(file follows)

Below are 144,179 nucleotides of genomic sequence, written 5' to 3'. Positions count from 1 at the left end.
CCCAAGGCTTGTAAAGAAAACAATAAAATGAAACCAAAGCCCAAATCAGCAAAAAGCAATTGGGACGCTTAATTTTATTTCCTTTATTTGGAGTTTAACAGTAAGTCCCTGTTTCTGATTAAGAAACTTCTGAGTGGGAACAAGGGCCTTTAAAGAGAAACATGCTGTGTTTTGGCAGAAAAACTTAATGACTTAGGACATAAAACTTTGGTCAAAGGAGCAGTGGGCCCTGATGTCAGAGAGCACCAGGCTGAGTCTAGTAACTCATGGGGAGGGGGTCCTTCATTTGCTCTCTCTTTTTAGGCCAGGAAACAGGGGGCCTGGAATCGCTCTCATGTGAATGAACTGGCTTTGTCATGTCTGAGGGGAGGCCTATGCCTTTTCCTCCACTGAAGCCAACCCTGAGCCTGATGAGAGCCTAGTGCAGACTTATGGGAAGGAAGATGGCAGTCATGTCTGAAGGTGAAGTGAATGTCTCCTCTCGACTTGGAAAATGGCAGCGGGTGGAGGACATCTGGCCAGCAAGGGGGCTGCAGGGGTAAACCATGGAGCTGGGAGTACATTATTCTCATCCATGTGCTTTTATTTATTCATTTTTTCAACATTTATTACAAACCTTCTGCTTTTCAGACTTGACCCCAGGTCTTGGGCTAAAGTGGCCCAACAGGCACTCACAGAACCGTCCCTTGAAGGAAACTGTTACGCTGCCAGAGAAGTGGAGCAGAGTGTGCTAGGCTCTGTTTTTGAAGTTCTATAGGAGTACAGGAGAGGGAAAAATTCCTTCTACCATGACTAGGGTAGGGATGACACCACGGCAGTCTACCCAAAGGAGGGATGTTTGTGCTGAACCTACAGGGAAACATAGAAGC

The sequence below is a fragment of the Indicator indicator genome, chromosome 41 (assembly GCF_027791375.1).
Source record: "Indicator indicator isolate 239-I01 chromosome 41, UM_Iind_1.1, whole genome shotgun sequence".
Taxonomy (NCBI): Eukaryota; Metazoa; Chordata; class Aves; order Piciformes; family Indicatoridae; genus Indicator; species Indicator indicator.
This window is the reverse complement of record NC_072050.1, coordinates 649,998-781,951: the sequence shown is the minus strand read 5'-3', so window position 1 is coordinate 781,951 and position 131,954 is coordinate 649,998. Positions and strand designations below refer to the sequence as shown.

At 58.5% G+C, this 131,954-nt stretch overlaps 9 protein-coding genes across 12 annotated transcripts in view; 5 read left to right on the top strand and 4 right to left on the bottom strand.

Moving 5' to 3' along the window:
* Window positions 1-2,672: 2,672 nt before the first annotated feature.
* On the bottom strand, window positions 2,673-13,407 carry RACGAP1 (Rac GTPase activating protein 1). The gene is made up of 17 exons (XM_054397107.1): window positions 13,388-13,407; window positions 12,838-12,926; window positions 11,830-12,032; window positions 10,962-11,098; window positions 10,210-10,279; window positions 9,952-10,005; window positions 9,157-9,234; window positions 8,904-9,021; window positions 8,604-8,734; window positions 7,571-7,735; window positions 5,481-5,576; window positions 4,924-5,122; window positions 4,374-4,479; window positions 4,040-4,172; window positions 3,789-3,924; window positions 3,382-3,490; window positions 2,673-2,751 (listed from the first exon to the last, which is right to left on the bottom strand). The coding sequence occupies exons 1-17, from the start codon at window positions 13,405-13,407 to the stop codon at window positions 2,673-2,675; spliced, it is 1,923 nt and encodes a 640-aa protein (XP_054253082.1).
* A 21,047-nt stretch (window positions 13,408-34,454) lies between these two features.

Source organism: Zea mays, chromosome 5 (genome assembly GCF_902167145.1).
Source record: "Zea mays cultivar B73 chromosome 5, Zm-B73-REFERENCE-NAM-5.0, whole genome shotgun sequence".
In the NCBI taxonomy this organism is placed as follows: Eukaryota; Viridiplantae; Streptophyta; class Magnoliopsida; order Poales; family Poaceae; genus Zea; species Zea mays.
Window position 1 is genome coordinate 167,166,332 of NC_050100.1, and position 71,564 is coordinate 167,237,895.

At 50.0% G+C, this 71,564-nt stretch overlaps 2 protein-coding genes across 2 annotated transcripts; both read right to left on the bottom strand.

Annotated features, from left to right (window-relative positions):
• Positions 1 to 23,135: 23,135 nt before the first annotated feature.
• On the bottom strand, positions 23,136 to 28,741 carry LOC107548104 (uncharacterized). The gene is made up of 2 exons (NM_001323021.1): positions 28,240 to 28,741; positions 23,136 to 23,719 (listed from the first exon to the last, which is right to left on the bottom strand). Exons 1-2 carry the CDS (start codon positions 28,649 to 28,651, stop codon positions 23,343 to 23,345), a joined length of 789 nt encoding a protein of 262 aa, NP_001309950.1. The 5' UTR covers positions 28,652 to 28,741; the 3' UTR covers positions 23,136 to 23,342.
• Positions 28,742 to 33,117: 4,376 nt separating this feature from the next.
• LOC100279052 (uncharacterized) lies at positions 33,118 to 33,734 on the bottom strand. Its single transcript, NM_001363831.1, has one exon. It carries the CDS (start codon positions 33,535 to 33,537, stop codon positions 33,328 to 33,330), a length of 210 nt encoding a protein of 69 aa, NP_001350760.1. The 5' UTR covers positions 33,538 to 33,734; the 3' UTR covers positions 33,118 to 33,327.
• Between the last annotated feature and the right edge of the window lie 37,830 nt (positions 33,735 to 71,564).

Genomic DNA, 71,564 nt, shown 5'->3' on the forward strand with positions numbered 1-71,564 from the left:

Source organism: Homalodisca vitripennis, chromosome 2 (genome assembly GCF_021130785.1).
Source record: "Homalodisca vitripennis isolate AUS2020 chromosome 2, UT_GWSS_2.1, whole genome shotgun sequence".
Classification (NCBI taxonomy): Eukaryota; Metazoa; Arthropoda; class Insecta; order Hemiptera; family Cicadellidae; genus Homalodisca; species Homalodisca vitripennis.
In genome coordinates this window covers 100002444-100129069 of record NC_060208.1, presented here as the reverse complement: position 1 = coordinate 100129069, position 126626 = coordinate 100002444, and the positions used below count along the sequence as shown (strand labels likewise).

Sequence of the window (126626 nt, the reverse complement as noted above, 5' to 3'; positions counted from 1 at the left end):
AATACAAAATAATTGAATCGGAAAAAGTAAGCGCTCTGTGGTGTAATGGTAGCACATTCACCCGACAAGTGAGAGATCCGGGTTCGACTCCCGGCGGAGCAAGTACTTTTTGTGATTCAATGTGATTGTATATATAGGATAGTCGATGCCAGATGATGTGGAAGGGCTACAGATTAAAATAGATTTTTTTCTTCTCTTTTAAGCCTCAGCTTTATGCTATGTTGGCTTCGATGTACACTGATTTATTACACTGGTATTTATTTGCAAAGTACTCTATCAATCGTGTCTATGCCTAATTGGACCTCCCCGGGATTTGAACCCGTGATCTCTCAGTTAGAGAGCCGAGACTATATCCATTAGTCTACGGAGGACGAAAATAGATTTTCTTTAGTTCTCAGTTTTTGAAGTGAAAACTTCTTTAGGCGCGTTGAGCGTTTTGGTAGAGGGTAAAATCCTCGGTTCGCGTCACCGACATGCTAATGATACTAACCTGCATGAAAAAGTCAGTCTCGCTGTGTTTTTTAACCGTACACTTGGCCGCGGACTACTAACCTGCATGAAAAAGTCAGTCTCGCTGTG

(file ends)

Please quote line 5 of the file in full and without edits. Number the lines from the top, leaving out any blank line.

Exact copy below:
Taxonomy (NCBI): Eukaryota; Metazoa; Chordata; class Aves; order Piciformes; family Indicatoridae; genus Indicator; species Indicator indicator.